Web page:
Good news for lovers of film and local history: Los Angeles is now even closer to finally being home to a world-class film museum. The Academy Museum of Motion Pictures has been in the works for years and while it’s not opening until 2019, more details were unveiled during a recent hard-hat tour on the site of what should be one of the finest museum spaces in the City of Angels.
Why is this so exciting?
To begin with, the museum will be housed within one of L.A.’s most architecturally significant structures located in the heart of Museum Row along Wilshire Blvd. Built in 1939, the May Company Building is a prime example of Streamline Moderne architecture and is a Los Angeles Historic-Cultural Monument.
The building’s beauty is being enhanced by architect Renzo Piano, who will take advantage of the existing statement-making four-story gold-tiled cylinder backed by black granite that overlooks the corner of Fairfax and Wilshire. The plan is to transform the interiors and supplement the building with an additional structure: a glass and concrete structure housing a 1000-seat state-of-the-art movie theater, topped by a glass-domed terrace offering spectacular views of the Hollywood Hills and the Hollywood sign. Visitors will be able to move between the two connected buildings via glass walkways.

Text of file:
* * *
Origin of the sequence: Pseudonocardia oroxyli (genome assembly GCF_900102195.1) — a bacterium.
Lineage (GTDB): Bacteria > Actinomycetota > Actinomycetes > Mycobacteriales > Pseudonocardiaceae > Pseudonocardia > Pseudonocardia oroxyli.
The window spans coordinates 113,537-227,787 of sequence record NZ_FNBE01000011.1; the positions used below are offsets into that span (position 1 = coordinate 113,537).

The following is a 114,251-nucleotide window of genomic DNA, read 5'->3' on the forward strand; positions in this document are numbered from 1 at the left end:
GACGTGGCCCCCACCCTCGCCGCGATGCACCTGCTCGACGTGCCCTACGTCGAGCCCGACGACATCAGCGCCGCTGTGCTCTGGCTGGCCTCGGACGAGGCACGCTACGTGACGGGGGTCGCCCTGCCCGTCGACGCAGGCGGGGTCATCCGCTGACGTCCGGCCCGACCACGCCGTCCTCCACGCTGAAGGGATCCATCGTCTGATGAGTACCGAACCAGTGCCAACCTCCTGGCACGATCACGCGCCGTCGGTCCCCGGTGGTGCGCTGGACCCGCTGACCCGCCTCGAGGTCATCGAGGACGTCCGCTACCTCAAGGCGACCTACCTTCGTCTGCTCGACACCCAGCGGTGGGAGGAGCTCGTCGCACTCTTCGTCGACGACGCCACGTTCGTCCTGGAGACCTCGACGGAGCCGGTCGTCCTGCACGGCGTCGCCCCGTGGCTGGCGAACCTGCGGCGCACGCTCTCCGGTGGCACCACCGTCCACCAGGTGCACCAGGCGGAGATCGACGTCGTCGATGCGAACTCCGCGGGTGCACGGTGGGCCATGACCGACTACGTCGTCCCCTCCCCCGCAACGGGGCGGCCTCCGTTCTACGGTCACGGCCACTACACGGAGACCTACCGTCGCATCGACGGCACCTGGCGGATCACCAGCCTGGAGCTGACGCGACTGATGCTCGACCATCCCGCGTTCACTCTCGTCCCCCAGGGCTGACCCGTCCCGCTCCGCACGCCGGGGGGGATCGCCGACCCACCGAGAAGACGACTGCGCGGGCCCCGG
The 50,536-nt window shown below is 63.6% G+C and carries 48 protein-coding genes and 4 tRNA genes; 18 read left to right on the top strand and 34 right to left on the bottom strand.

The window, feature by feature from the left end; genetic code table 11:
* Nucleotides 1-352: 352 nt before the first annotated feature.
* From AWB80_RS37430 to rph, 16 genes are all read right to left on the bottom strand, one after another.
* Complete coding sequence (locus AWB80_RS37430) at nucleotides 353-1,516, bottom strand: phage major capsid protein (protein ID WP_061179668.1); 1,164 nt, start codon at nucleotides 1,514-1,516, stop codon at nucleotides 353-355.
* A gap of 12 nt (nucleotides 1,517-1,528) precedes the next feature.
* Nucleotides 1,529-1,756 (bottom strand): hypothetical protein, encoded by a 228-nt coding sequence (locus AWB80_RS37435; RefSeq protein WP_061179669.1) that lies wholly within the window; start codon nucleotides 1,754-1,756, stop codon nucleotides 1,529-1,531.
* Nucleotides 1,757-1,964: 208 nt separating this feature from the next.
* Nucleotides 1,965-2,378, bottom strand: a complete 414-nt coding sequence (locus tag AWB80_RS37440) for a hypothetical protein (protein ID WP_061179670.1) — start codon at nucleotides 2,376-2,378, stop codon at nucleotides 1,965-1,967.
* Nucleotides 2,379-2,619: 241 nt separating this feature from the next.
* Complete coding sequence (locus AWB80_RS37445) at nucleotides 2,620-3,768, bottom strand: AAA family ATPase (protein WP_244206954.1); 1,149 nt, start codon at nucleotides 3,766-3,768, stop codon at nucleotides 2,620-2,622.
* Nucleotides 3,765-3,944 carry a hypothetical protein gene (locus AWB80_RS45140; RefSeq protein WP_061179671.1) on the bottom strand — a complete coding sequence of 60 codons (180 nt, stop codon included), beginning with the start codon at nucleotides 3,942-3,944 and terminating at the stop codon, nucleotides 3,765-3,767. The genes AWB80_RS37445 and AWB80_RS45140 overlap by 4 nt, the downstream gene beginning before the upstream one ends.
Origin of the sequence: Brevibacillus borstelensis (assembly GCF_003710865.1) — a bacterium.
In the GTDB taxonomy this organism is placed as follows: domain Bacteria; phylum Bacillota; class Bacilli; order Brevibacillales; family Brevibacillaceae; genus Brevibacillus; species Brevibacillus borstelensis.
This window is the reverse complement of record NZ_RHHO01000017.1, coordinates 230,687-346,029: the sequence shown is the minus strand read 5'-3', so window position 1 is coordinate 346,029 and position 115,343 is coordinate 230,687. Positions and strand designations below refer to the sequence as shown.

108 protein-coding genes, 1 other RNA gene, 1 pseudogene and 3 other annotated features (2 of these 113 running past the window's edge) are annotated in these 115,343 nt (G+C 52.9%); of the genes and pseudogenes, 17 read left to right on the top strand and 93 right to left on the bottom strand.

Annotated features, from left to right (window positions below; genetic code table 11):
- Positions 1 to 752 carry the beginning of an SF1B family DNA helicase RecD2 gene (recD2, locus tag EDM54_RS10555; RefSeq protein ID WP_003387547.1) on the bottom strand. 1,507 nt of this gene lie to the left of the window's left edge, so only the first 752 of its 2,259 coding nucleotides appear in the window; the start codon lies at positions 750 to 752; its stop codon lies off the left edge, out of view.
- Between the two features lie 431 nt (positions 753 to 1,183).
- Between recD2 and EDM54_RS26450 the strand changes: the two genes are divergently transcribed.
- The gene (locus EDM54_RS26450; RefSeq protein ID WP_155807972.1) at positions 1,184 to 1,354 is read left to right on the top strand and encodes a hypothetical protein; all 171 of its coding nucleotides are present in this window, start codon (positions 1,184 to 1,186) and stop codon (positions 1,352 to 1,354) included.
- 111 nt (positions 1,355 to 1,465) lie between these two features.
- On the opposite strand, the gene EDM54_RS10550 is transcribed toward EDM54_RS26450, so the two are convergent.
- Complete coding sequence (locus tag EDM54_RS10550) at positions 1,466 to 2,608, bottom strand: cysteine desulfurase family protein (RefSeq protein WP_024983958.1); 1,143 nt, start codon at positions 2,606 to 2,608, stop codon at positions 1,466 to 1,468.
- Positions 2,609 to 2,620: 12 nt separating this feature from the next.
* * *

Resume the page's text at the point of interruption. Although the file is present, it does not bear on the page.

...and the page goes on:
Meant to evoke a type of dreamscape, the museum will be a film hub for L.A. and quite possibly the epicenter of the film world. A second movie theater will be located in the main building, hereafter known as the Saban Building, as thanks to local philanthropists Haim and Cheryl Saban, who recently donated $50 million to the project. The museum will encourage lingering and sociability with a restaurant and a wine bar.
The Academy of Motion Pictures Arts and Science’s Margaret Herrick Library, in nearby Beverly Hills, is home to a staggering collection of over 12 million photographs, 50 thousand movie posters, thousands of scripts and personal papers of such luminaries as Alfred Hitchcock, giving the museum literally millions of items to choose from in a rotating collection of film-related memorabilia.
Keep in mind the new space won’t just be about checking out historical objects. Visitors should expect an immersive experience, as a robust program of Saturday matinees, screenings, and performances will keep things lively. Selfie opportunities will abound, as one of the main features will be an area where visitors can pose while holding an Oscar. In addition, the museum will display iconic film props, including the ruby slippers from The Wizard of Oz (one of four pairs used for filming).
Mayor Eric Garcetti, on hand for the tour, mused that Hollywood has neglected its history for too long but that this museum is evidence that that is changing, along with the fact that the local government is working to bring film and TV production back to Los Angeles. “This town that has birthed an industry. Telling stories is eternal.”